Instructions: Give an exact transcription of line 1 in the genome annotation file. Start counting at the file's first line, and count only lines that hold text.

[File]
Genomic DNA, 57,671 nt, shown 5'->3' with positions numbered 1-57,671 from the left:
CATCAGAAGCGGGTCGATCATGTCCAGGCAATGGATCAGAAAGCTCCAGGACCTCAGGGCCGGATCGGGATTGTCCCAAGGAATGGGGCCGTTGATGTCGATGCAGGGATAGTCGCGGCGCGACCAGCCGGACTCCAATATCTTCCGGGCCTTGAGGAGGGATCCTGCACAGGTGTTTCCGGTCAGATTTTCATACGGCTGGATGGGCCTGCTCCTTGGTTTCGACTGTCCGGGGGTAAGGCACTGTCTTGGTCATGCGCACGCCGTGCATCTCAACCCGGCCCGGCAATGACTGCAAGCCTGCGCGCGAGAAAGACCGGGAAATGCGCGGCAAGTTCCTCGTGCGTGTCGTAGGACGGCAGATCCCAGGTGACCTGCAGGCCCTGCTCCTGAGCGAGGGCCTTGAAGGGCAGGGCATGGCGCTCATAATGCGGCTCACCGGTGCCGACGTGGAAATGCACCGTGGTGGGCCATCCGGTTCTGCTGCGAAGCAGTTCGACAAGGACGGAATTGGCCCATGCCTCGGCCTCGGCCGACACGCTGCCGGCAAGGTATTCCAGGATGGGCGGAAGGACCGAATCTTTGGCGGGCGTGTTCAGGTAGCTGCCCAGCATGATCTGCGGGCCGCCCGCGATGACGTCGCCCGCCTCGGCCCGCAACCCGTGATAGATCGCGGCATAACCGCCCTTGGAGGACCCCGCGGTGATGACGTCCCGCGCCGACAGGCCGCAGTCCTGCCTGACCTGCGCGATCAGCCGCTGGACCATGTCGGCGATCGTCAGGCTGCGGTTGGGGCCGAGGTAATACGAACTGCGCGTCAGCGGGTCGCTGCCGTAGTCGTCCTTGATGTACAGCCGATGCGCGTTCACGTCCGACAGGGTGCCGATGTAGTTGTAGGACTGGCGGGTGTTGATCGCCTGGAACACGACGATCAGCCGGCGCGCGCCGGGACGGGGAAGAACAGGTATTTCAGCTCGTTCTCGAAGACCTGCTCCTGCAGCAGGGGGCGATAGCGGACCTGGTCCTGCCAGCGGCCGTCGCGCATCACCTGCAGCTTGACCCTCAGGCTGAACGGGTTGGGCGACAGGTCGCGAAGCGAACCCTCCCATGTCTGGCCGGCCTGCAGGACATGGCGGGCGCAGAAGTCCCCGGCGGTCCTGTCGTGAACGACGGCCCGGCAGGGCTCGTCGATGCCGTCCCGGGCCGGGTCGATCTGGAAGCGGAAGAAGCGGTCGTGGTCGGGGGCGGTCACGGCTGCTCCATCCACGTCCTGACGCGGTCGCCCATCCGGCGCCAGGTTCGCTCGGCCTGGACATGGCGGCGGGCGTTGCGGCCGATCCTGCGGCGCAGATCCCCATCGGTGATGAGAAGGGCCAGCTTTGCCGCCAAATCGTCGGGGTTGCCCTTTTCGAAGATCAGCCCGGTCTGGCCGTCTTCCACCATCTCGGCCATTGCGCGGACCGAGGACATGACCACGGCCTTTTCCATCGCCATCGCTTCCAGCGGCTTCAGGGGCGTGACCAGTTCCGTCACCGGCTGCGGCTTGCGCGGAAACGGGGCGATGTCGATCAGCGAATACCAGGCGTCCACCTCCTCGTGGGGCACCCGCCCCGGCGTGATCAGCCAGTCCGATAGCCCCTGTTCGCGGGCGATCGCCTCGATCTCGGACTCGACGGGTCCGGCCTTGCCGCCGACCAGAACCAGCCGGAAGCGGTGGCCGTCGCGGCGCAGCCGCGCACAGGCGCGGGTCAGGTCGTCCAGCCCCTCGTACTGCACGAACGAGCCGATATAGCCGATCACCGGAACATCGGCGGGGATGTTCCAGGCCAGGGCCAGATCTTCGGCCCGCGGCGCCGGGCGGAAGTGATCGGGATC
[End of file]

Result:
Genomic DNA, 57,671 nt, shown 5'->3' with positions numbered 1-57,671 from the left: